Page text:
Just how frequently has iLoveMidhurst.ca been viewed since December 2011?

September 26, 2015

In total, 53,915 times, 1,198 monthly, or 39.9 views per day.

20150926 Traffic ilm

The 10 most viewed posts in 2015 are:

  1. Why are people nailing old shoes to a dead maple tree in Springwater township?
  2. A 600 acre Waverley Quarry in the making?
  3. An 83-foot-high KKK fiery cross shone like a beacon over Barrie and Allandale in 1926 and the surrounding countryside
  4. Map showing areas of Midhurst Secondary Plan the Province will not dispute
  5. Is Metrus (DG Group) doing a deeply cynical end run by clear cutting the David Dunlap Forest in Richmond Hill?
  6. How much carbon dioxide does one mature sugar maple tree remove from the atmosphere?
  7. Corruption in local government: 5 Types
  8. Trees breathe for us
  9. Municipal corruption and Thomas Nast, cartoonist
  10. What legal duty of care does Springwater Township CAO Robert Brindley have to the citizens of Springwater Township?

Originally posted by Les Stewart from iLoveMidhurst.ca.

 

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How frequently has SpringwaterParkcc.org been viewed since October 2012?

September 24, 2015

In total, 60,924 times, 1,647 monthly, or 54.9 views per day.

20150926 Traffic spcc

The 10 most viewed posts in 2015 are:

  1. Barrie Pow Wow at Springwater Park, June 13 and 14th
  2. The Fraud Triangle by Dr. David Cressey
  3. Mel Howell led by example.
  4. Cat’s-paw: a pawn or dupe
  5. Are the 31,000 acres of Simcoe County Forest really The Lungs of Barrie?
  6. My memories from the Waawaase’Aagaming (Lake Simcoe) Water Walk 2015
  7. Ontario parks have been severely underfunded for decades
  8. The Oshkimaadziig Unity Camp occupation of Awenda Provincial Park continues
  9. Grand re-opening of Springwater Park tomorrow!
  10. Corruption in local government: 5 Types

Cross-published by Les Stewart on iLoveMidhurst.ca.


First Memorial Zavitz-Drury bike ride, this Sunday, October 5

October 3, 2014

A very good way to celebrate our magnificent county forestry heritage

drury-zavitz-a

What: First Memorial Zavitz-Drury bike ride

When: Sunday October 5 at 10:30 am (weather permitting)

Where: meet at Spence Ave and Hwy 27 (ball diamond parking lot, Midhurst) and ride to Finlay Mill Rd, across Wattie Rd, down St. Vincent, left onto Pooles Rd, right onto Old 2nd S, left onto Partridge Rd. then down Penetanguishene Road to the plaque that marks the original Drury farm in Crown Hill. More info 705-424-7589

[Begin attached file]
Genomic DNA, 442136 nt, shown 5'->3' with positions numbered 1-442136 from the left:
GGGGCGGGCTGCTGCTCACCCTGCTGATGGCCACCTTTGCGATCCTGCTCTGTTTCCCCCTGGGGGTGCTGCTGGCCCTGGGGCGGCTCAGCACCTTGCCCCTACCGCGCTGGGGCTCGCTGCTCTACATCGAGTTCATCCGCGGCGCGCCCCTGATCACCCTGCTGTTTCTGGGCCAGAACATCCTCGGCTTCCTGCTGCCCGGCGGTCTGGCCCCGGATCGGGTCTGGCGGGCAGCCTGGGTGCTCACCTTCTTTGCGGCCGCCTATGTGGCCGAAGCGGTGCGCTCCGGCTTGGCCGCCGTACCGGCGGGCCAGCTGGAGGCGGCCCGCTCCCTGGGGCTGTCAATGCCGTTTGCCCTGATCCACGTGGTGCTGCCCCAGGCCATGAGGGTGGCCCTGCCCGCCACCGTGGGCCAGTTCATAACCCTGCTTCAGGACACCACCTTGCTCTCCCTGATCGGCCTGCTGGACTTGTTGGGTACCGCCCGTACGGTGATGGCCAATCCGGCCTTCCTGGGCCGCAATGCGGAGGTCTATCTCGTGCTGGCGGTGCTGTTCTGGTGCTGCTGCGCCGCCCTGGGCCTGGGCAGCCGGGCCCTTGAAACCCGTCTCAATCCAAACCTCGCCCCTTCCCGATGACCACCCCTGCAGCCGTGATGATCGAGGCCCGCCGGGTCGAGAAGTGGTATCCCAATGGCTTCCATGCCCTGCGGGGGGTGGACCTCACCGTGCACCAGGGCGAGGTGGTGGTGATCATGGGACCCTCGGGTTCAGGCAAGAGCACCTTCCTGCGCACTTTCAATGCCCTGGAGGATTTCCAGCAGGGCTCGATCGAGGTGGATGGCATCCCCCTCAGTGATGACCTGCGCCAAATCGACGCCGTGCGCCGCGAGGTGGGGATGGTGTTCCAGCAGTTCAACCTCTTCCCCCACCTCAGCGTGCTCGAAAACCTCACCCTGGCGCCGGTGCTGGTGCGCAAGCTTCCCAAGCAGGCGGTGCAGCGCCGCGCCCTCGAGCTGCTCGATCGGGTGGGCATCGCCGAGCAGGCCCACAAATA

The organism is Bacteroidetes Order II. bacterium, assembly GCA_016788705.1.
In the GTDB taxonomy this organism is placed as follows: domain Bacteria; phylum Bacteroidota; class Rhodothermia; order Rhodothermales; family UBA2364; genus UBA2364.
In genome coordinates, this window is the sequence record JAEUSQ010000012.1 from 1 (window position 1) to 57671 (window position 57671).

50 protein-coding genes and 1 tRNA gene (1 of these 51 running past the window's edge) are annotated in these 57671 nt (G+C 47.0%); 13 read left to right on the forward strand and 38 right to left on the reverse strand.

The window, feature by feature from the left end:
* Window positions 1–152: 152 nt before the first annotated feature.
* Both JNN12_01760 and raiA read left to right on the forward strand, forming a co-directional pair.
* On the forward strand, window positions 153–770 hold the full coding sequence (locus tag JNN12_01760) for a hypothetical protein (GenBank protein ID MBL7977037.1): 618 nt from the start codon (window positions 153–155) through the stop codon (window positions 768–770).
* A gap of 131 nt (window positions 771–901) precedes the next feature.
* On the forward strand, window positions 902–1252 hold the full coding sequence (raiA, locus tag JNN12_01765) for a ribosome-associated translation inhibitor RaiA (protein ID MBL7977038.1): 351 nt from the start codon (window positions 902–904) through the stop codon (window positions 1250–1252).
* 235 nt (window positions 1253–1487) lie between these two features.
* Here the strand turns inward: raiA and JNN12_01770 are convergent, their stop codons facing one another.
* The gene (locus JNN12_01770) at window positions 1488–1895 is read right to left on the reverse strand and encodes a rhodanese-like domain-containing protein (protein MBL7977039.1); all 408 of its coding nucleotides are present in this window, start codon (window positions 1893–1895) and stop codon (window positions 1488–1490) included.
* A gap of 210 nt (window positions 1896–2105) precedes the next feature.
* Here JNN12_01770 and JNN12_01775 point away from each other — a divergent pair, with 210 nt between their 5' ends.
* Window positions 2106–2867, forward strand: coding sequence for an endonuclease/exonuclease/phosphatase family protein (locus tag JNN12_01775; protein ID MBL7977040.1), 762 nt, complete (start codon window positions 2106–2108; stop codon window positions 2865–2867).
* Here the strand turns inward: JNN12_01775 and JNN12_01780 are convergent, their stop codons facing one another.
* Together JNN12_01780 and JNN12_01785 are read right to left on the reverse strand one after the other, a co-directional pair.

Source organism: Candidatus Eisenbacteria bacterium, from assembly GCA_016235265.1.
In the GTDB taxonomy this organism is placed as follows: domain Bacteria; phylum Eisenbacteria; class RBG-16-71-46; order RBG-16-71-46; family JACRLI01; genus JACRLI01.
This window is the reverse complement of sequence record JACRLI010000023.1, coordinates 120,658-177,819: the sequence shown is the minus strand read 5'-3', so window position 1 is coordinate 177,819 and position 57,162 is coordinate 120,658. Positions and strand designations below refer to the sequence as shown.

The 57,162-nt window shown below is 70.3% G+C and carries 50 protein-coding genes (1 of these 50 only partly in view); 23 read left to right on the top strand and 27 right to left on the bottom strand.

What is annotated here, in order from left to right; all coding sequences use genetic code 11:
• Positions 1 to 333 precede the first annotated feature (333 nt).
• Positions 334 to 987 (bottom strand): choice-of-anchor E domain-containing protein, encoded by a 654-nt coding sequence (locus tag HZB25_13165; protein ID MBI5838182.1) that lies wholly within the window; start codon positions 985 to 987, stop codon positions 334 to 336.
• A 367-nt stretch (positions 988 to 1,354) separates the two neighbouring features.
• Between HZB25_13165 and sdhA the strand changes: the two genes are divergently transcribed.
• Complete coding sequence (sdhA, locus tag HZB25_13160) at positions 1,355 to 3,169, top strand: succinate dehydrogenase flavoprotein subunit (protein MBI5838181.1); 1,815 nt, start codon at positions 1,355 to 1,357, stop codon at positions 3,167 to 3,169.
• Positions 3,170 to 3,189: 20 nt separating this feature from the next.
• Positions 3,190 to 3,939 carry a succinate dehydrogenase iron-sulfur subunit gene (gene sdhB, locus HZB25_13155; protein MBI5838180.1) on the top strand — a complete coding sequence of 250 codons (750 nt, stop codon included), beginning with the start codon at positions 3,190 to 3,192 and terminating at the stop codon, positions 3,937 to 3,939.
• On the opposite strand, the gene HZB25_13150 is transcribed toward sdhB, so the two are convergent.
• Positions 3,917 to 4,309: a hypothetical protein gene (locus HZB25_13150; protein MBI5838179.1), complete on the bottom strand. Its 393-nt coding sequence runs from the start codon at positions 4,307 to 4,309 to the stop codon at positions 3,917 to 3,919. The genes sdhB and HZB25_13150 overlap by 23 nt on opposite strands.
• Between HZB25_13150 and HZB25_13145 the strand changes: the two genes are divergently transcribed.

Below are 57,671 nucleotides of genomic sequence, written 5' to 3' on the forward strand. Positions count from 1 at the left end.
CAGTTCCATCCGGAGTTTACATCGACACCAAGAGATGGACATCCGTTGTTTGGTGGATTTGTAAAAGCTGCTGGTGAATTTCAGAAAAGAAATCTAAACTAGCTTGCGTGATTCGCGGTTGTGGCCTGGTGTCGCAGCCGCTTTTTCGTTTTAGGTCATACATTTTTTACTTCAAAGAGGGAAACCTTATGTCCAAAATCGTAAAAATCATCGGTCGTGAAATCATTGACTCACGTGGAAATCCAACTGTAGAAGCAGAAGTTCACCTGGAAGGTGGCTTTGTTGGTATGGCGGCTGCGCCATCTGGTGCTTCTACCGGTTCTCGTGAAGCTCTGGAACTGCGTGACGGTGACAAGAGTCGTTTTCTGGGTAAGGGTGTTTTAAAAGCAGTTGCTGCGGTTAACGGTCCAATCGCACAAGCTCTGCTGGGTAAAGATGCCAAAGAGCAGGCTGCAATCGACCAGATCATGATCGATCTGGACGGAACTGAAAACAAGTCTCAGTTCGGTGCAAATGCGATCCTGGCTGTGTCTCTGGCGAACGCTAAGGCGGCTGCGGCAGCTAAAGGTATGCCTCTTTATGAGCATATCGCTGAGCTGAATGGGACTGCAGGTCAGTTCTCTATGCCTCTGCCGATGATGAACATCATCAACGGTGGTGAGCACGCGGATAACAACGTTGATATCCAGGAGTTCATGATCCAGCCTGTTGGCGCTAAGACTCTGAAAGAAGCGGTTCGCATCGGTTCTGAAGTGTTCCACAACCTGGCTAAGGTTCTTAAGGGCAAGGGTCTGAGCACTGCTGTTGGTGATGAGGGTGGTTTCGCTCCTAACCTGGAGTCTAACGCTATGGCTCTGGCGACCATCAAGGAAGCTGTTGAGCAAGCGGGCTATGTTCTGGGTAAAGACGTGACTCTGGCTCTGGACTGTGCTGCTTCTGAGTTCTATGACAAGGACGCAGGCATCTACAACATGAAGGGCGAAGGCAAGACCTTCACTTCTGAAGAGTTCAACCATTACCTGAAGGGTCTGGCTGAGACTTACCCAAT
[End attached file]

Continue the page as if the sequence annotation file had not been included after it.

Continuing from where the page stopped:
Alliston Herald article

Alliston Herald
September 22, 2014

Perfect season to bike through Simcoe County forests
Letter to the Editor
Anne Learn Sharpe

LETTER – The season is turning, leaves are showing hints of brilliance against the backdrop of dark pines — and it’s the perfect time for a bike ride. The story of the pine forests of Simcoe County begins with a very long bike ride.

In October of 1905, Edmund Zavitz, who was teaching forestry at the agricultural college in Guelph, set out on his bicycle and rode to Crown Hill north of Barrie to meet E. C. Drury, farmer and fellow conservationist. Their collaboration over the following decades led to the reforestation of Ontario.

In his book Two Billion Trees and Counting, John Bacher describes what the cutting and burning of trees had done to Ontario in the early 20th century: farmland had turned to blowsand and was drifting away, water sources had dried up and serious floods were becoming more common. Edmund Zavitz started planting trees. During E. C. Drury’s term as premier, 1919 to 1923, along with a team of colleagues, the two men created policies and projects to involve farmers and land owners in planting hardy red and white pines as pioneer species. These trees gradually held the soil in place and stored water to nourish further growth and prevent floods.

This is history we don’t hear enough about. What better way to commemorate it than with a bike ride? This October before you put away your bike for the season, plan a ride to one of the many places in Simcoe County where Zavitz and Drury left their mark. Any of the county forests would be a fine destination. Springwater Park was once the Midhurst Reforestation Station. Here in Angus, we have the Ontario Tree Seed Plant, and across the road Angus Community Park, once a part of the plant. In Crown Hill on the Penetanguishene Road, a plaque marks the site of the original Drury farm.

Zavitz and Drury left us a legacy of natural spaces that sustain our lives in countless ways. And they left us a strategy: don’t cut too many trees and be sure to plant many more than you cut—in other words, conservation. Their gift was meant to be enjoyed and passed on to next generations—it’s up to us to see that it is. Like Edmund Zavitz, we could start with a bike ride.

Anne Learn Sharpe,
Angus

Posted on iLoveMidhurst.ca.


They’re coming for the Simcoe County and MNR forests…once again.

May 18, 2014

In the 1800s, the great hardwoods forests were clear cut. Starting in 1905, men like Hon. E.C. Drury and Dr. Edmund Zavitz worked to help Mother Earth heal us.

Jung1

Cancerous sprawl cannot stop itself by just destroying the land and water: the parasites are after the air.